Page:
There are some new additions to Media Composer, and probably the most revolutionary among them is AMA or Avid Media Access. AMA allows you to edit natively in a variety of formats, including XDCAM EX and P2. Native editing means that the software can edit with the footage straight from the camera – there is no re-wrapping or time-consuming transcoding needed. Simply pop your P2 card into your editing computer, and edit away. You have the choice of copying the footage to your local hard drive (recommended), or, if time is of the essence, you can edit right off the card! I tried this out using both P2 and SxS media, and it worked nicely. As of this writing, however, there was a bug in using AMA that would report the media as being offline when it wasn’t. However, by the time you read this, Avid will have had a patch out to fix the problem. AMA is a nice addition that finally fulfills the promise of tapeless editing, by removing the time-consuming process of transcoding. Direct to edit is no longer a pipe dream.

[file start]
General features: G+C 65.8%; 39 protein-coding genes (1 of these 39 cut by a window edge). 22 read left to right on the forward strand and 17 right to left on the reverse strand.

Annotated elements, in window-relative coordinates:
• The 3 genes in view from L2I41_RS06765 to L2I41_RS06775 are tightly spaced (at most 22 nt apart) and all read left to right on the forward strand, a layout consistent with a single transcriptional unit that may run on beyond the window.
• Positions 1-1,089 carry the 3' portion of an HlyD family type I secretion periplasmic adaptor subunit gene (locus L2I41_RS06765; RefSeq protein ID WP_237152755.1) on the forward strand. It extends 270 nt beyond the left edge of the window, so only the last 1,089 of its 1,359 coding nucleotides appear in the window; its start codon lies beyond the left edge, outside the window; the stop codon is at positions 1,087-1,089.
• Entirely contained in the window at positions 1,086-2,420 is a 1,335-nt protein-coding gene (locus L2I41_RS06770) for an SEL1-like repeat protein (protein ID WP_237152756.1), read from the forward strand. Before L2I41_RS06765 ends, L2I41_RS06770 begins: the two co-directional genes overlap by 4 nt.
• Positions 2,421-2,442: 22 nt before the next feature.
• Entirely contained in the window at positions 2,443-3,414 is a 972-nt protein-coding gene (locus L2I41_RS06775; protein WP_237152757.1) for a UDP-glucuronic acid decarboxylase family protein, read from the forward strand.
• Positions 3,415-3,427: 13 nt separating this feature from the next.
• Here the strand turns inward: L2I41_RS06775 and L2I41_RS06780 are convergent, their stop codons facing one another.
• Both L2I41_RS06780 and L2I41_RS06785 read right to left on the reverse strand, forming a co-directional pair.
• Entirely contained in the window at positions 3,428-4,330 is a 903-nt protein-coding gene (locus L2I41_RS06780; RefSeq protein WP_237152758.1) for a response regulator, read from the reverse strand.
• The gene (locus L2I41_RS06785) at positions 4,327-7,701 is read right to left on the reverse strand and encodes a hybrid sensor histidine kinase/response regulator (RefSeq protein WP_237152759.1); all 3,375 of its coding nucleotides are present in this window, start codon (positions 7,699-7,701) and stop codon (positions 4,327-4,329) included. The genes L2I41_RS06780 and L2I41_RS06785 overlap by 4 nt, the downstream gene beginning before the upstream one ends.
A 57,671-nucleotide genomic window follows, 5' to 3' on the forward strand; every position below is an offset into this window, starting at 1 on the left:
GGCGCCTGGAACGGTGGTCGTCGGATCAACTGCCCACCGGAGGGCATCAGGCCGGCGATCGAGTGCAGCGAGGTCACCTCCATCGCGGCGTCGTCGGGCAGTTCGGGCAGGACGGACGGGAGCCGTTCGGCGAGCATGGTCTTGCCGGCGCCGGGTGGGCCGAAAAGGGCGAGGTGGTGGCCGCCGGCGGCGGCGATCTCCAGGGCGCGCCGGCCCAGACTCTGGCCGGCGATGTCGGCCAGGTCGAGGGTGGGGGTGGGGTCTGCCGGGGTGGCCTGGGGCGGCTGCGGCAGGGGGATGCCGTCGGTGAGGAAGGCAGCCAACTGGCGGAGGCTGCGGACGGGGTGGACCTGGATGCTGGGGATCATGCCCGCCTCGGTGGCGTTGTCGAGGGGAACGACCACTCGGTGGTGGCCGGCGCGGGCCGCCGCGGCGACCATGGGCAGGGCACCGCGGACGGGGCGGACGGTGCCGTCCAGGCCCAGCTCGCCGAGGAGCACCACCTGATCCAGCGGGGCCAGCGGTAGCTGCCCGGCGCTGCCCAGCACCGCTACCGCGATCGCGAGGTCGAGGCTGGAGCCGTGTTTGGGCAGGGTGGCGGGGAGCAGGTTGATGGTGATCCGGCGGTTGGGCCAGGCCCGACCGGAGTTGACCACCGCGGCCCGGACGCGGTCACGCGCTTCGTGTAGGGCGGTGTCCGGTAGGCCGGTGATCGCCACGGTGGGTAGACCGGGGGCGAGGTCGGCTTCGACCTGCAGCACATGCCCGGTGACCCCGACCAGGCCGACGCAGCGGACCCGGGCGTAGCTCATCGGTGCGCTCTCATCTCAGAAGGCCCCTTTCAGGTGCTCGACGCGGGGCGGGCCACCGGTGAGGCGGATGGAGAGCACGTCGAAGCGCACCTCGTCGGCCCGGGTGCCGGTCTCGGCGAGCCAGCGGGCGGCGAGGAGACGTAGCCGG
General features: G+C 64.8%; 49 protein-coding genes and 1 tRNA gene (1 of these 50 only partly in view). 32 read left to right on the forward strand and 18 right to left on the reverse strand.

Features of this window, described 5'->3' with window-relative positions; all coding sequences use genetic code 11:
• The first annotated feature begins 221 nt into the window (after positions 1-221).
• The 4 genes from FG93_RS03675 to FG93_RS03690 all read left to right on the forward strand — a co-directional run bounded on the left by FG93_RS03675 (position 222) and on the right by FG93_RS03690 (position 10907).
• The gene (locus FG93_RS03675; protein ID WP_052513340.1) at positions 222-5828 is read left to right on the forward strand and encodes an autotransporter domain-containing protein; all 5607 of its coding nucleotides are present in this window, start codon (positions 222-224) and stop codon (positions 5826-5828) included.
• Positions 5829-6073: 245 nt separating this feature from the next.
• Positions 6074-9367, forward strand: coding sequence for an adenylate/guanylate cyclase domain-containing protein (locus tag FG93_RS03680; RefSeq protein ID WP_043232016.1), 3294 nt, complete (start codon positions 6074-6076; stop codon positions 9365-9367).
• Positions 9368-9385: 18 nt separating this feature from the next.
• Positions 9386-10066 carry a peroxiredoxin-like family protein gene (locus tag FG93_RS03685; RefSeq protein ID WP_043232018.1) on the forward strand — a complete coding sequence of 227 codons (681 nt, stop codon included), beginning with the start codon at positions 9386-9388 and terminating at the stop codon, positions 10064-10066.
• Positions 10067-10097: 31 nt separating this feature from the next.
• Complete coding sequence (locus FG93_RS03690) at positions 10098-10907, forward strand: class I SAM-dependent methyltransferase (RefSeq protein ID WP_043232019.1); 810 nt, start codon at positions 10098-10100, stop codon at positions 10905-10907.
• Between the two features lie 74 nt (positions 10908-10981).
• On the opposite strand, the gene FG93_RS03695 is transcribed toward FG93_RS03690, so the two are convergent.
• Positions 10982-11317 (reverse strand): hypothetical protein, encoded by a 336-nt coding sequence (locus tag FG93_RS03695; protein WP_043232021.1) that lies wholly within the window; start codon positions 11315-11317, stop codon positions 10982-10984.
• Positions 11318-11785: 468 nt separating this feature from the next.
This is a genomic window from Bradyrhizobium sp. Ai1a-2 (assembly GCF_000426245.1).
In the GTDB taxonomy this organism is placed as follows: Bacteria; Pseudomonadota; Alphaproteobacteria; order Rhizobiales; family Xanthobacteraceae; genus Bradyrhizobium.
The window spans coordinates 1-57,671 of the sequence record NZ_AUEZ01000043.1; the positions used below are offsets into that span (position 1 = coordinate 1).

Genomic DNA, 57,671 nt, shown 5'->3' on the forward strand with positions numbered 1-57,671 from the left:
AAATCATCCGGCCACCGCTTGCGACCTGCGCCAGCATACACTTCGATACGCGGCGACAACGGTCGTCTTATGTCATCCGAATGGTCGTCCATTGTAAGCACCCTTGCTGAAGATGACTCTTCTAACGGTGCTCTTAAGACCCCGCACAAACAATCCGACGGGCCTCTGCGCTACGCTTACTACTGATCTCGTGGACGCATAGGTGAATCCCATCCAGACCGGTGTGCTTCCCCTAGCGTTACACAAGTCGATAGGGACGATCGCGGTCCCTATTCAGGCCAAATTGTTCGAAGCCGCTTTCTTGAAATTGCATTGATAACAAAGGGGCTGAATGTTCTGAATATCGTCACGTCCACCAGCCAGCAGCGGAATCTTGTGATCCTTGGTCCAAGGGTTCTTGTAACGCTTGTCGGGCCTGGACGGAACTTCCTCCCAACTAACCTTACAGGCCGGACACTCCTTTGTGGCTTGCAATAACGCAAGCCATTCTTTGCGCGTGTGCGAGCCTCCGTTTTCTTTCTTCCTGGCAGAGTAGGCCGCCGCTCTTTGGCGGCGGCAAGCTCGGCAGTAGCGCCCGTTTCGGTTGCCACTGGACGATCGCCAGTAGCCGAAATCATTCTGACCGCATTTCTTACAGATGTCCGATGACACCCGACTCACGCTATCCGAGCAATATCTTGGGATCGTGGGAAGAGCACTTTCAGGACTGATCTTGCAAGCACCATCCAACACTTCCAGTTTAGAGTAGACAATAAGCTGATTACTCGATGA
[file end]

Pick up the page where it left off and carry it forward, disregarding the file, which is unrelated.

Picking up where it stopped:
For those of you who are starting to dabble in 3D, this release allows stereoscopic editing, which lets you cut and monitor your pictures in 3D. However, you still can’t adjust convergence or other 3D properties in Media Composer just yet.

For those of you with shaky hands, there’s a new fluid stabilizer to help steady those shots in post. It actually worked very well in practice, seamlessly smoothing out slightly shaky footage. However, if your video is really all over the place, the fluid stabilizer won’t save you.